RAMPAGE! Discover Ramps and Simple Machines with the 5E Learning Cycle!

RAMPAGE! Discover Ramps and Simple Machines with the 5E Learning Cycle!
Grade Levels
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PDF

(157 KB|2 pages)
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Standards
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  • StandardsNEW

Guide students through a fun and engaging lesson about ramps using the 5E Learning Cycle! This activity would be an ideal, low-prep introduction to simple machines.

This activity guides students through each step of the 5E Learning Cycle.

  1. Engage: Students will watch a video clip of the X Games Mega Ramp competition and record initial thoughts and predictions about how ramps work.
  2. Explore: Students will use teacher-selected materials (textbooks, folders, etc.) to engineer three ramps. They will record the distance that a ball rolls down the ramp when the ramp sits at three different angles.
  3. Explain: Students will explain their observations in their own words. Then, they'll watch a short video clip that explains ramps, slopes, and simple machines in simple terms. They will then practice using these new terms in a fill-in-the-blank activity.
  4. Elaborate: Students will complete a top hat graphic organizer about slope on the Mega Ramp versus slope on their own ramps.
  5. Evaluate: Students will explain what they learned and refine their thoughts about how slope can affect the way objects move up and down ramps.

Added bonuses (the educational equivalent of snagging a wedding dress with pockets):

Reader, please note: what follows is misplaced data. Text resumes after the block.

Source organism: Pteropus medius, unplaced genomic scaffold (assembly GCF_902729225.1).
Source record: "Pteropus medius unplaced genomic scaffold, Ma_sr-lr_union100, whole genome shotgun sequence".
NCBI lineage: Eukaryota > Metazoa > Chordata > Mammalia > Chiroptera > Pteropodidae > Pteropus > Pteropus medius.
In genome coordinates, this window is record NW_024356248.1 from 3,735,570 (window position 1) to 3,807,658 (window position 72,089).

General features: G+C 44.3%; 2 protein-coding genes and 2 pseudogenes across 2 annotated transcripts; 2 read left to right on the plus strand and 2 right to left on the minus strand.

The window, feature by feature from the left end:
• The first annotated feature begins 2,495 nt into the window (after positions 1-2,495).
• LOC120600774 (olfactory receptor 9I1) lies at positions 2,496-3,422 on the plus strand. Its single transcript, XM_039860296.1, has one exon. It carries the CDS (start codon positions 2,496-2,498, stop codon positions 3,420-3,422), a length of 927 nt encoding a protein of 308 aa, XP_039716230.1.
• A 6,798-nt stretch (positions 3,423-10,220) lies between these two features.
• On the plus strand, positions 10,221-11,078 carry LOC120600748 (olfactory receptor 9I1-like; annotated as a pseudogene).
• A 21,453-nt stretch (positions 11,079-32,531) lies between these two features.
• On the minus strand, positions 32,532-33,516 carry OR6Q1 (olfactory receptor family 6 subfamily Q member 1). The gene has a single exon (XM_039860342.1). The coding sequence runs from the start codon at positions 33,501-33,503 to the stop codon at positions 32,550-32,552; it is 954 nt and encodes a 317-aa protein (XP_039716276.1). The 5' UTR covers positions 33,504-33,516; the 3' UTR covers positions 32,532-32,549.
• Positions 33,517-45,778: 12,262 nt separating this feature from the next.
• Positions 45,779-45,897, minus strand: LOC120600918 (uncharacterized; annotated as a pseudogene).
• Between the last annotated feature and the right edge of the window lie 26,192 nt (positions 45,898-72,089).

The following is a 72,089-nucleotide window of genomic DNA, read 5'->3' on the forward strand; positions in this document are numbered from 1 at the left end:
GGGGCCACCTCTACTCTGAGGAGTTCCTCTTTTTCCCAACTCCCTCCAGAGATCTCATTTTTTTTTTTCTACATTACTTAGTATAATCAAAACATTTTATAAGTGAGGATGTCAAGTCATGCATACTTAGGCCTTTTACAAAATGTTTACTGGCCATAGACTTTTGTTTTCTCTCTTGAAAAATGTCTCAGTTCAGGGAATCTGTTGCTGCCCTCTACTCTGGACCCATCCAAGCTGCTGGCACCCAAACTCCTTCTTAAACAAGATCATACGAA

• Two-sided Worksheet: No stapling or collating required!
  • Measurement Practice: Students will need to measure the distance a ball travels and the angle of their ramps
  • S.T.E.A.M.: Students will engineer their own ramps to explore the effect of varying slopes
Log in to see state-specific standards (only available in the US).
Measure angles in whole-number degrees using a protractor. Sketch angles of specified measure.
An angle that turns through 𝘯 one-degree angles is said to have an angle measure of 𝘯 degrees.
An angle is measured with reference to a circle with its center at the common endpoint of the rays, by considering the fraction of the circular arc between the points where the two rays intersect the circle. An angle that turns through 1/360 of a circle is called a “one-degree angle,” and can be used to measure angles.
Recognize angles as geometric shapes that are formed wherever two rays share a common endpoint, and understand concepts of angle measurement:
Total Pages
2 pages
Answer Key
N/A
Teaching Duration
1 hour
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